Today I’d like to reflect on some excerpts from Dr. King’s “Letter from a Birmingham Jail”:
One has not only a legal but a moral responsibility to obey just laws. Conversely, one has a moral responsibility to disobey unjust laws. I would agree with St. Augustine that “an unjust law is no law at all”Now, what is the difference between the two? How does one determine whether a law is just or unjust? A just law is a man-made code that squares with the moral law or the law of God. An unjust law is a code that is out of harmony with the moral law. To put it in the terms of St. Thomas Aquinas: An unjust law is a human law that is not rooted in eternal law and natural law. Any law that uplifts human personality is just. Any law that degrades human personality is unjust.
It seems to me that Dr. Martin Luther King would have naturally opposed the Supreme Court’s decision to legalize the killing of unborn children. A law that degrades human personality by snuffing it out at it’s most earliest stage…it is one of the most unjust laws that ever could be.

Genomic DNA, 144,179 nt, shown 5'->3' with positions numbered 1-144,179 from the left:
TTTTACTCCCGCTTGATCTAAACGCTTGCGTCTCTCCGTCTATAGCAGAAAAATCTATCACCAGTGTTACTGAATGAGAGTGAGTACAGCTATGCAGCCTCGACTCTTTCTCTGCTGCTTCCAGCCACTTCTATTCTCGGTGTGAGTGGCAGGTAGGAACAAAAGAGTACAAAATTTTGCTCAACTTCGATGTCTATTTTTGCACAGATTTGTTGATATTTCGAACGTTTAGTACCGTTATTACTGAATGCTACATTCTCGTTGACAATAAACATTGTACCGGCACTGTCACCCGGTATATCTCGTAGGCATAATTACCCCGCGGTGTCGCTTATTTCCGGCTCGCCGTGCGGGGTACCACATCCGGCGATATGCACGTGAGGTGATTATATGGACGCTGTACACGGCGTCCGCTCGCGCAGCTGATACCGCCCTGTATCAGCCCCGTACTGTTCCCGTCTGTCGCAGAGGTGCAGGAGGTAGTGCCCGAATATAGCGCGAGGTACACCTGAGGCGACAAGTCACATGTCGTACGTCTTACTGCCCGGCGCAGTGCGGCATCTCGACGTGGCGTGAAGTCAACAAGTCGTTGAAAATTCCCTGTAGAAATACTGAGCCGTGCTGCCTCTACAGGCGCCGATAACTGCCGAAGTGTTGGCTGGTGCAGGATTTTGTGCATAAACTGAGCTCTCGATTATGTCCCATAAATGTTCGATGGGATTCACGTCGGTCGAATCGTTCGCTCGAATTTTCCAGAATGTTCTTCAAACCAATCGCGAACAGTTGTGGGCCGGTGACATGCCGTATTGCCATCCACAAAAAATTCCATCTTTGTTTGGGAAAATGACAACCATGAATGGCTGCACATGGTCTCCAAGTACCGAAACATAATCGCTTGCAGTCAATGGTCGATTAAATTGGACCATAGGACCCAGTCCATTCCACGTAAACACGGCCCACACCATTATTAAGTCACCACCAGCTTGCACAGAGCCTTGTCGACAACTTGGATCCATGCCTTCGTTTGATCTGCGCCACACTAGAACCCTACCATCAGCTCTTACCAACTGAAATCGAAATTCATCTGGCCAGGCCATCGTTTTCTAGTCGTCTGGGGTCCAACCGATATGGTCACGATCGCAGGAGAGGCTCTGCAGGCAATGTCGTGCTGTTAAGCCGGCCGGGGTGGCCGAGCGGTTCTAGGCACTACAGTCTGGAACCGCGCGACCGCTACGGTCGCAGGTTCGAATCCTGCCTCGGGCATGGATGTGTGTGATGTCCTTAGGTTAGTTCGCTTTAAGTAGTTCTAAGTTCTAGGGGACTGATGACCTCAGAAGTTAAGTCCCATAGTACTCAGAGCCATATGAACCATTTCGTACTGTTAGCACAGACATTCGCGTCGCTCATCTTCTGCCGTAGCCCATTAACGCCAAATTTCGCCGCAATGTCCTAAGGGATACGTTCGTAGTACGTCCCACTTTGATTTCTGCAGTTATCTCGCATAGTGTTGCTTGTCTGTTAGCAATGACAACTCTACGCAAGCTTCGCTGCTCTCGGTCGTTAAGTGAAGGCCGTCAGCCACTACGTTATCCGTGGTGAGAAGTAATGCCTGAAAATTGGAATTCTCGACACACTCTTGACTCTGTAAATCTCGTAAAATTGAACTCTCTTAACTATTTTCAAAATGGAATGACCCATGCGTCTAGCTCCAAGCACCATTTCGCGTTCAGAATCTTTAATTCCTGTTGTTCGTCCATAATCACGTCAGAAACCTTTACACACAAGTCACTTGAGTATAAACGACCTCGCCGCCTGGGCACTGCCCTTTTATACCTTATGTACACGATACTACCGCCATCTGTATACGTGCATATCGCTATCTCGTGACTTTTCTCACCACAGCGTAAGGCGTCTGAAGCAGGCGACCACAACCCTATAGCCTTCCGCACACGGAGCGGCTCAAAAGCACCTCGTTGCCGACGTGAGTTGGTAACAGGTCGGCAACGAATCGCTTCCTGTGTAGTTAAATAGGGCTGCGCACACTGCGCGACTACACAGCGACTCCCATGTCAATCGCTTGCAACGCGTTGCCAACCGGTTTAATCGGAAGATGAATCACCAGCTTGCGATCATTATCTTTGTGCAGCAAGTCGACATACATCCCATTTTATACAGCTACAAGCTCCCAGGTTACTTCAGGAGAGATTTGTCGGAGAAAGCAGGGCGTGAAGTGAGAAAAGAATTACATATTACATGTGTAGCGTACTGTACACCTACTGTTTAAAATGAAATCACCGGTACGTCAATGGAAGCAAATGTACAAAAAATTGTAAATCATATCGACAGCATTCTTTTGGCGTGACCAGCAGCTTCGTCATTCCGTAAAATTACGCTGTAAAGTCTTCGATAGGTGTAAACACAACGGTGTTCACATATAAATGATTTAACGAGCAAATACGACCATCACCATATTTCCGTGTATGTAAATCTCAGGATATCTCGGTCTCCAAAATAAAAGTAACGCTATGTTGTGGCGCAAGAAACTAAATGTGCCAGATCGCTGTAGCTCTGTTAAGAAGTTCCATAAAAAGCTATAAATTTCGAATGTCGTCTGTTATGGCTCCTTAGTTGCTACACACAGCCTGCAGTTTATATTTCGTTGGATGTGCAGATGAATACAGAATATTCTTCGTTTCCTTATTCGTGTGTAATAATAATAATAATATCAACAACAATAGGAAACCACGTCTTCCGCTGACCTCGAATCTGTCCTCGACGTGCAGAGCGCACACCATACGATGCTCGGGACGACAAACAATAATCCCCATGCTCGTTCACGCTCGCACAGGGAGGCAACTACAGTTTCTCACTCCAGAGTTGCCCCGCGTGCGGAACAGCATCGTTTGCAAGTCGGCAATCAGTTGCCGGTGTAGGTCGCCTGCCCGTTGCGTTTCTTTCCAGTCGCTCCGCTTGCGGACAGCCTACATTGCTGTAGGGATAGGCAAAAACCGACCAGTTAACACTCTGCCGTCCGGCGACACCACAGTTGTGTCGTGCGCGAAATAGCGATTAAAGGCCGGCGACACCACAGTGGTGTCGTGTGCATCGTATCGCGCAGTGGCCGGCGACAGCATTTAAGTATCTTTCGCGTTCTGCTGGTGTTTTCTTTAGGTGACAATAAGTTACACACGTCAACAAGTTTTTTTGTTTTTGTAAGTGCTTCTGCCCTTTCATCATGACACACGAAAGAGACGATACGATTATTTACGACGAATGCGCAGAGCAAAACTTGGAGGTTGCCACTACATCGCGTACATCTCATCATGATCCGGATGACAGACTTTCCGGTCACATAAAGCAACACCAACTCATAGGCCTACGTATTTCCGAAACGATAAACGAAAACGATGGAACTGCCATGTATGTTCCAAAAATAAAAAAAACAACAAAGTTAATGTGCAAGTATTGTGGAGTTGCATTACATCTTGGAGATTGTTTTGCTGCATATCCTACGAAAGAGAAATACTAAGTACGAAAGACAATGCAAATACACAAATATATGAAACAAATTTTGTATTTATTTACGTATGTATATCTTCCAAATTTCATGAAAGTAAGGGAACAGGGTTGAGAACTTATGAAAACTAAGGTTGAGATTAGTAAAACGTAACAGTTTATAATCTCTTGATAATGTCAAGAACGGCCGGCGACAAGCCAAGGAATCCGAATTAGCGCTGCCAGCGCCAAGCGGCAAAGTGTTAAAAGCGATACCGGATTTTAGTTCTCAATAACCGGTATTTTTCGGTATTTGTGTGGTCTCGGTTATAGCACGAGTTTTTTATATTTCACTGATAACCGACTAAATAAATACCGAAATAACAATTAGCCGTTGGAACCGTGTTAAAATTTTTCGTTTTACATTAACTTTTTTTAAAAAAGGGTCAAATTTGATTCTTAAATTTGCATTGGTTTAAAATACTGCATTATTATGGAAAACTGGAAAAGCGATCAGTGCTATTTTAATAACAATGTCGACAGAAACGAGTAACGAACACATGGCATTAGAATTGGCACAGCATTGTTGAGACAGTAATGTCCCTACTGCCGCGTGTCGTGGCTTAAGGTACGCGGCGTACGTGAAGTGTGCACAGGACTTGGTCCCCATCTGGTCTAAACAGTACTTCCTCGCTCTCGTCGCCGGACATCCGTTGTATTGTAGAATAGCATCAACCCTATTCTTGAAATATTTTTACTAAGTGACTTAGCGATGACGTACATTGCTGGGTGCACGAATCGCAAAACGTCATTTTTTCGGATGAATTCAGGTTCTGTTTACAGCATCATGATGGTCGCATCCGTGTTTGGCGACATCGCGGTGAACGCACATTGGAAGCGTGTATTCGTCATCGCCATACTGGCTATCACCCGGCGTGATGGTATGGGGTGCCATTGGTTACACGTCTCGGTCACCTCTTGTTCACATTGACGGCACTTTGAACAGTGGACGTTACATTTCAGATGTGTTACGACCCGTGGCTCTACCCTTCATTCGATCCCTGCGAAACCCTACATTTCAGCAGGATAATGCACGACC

Later in the letter Dr. King writes:
Whenever the early Christians entered a town, the people in power became disturbed and immediately sought to convict the Christians for being “disturbers of the peace” and “outside agitators”‘ But the Christians pressed on, in the conviction that they were “a colony of heaven,” called to obey God rather than man. Small in number, they were big in commitment. They were too God intoxicated to be “astronomically intimidated.” By their effort and example they brought an end to such ancient evils as infanticide and gladiatorial contests.
Christians have a duty to fight to end the evil of infanticide–abortion and i believe that the legacy of Dr. King encourages us to do just that. We celebrate the birthday of this great man who relentlessly stood up with courage to the end the evil of segregation—legalized racial hatred. The abortion “industry” began as a movement to kill poor black babies and now does so, legally. Let us follow the example of Dr. Martin King in speaking out, in being God intoxicated nonviolent disturbers of the peace.